Flowers and Vegetables unite

Gene Langlois Mural 2015-16

Scroll Down

Mural in the home of Gene Langlois, 2015-2016. Gene commissioned this mural from me in 2015. He gave me a lot of latitude in design, so I made it to reflect his abiding love of garden plants, as well as plants that grow in the mountains. I came up with the idea because for years, I lived near Gene in the Mapleton Mobile Home Park in the center of Boulder, and every year Gene would have an incredible garden, producing beautiful and nutritious vegetables on a tiny patch of land. I wanted the mural to reflect his love and success in gardening, but to also make a link between Vegetables and angiosperms, since I love all plants. The mountain/flower scene on the west wall, with the pellet stove, was painted from photos I had taken from visits to Colorado’s Wetterhorn Peak. Those flowers, starting under Wetterhorn Peak, are Indian Paintbrush, Monkshood, Arnica, Elephant Head and Columbine. On the long, narrow south wall, starting on the west end, the progression continues with Mountain Chiming Bells, Black-Eyed Susans, Alpine Sunflowers, Fireweed (with a Bee), Gentian, Whipple’s Penstemon, Sky Pilot, Harebells, and Trumpet Vine, ending at the male meditator.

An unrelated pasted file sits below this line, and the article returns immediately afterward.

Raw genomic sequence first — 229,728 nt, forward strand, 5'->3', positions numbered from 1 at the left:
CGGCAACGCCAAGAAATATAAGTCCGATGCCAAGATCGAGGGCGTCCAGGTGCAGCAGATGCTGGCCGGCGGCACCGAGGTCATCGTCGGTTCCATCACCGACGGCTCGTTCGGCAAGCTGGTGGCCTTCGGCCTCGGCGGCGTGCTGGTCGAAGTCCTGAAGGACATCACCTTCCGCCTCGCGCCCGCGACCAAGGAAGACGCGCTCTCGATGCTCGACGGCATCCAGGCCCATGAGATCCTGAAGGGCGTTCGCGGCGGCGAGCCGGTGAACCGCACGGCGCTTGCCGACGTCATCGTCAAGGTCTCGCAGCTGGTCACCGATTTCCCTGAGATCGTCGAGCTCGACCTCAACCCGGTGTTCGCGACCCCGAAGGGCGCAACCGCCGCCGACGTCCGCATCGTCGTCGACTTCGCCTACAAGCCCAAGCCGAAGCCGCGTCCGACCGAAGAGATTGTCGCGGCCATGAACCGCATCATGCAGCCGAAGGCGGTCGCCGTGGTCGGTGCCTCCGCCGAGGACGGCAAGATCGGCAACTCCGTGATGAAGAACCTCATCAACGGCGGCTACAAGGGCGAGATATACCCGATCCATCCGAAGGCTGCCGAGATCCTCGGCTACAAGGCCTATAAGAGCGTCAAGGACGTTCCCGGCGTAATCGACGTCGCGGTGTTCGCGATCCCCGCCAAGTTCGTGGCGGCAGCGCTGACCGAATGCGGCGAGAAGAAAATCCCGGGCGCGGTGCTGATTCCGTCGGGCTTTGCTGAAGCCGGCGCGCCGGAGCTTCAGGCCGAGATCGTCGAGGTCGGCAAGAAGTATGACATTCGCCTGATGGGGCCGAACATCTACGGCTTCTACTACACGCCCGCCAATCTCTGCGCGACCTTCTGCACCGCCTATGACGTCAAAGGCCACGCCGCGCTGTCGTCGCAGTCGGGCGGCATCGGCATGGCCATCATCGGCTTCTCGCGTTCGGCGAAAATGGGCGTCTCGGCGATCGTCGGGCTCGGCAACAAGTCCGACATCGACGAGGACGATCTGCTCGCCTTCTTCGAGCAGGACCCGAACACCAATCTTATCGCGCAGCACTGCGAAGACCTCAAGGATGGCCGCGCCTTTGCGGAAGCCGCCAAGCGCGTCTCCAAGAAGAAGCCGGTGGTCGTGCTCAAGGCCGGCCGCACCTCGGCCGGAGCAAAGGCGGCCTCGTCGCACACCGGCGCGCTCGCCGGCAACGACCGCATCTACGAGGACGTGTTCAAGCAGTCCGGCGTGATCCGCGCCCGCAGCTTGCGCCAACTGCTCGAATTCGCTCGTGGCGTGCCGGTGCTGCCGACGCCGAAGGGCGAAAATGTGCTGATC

Starting on the east wall, I painted a giant beet, incorporating the window panes into the scene by emulating a view to a terraced landscape. Squash, Cucumbers, Kale, Carrots, and Basil follow the corner to the narrow lintel, ending at the female meditator.

Additionally, I painted various vines and flowers, including Passion Flower, spiraling up the window supports, but didn’t finish those until the fall of 2016.

The couple meditating in the center of the mural was Gene’s idea and I think it works well, diminishing the sense of humanity’s dominance over the natural world, showing respect between the two species with the posture of meditation and stillness with the plants. I had a lot of fun with this mural, and was fed creative and nutritious meals and drinks by Gene during the entire process, which took two years to finish. As well, this room twice became the ‘studio’ I displayed paintings and drawings in for Boulder’ Open Studio.  One final note: This mural in within walking distance of both the Unity Church Mural and Seemanta’s mural.

Contact Jonathan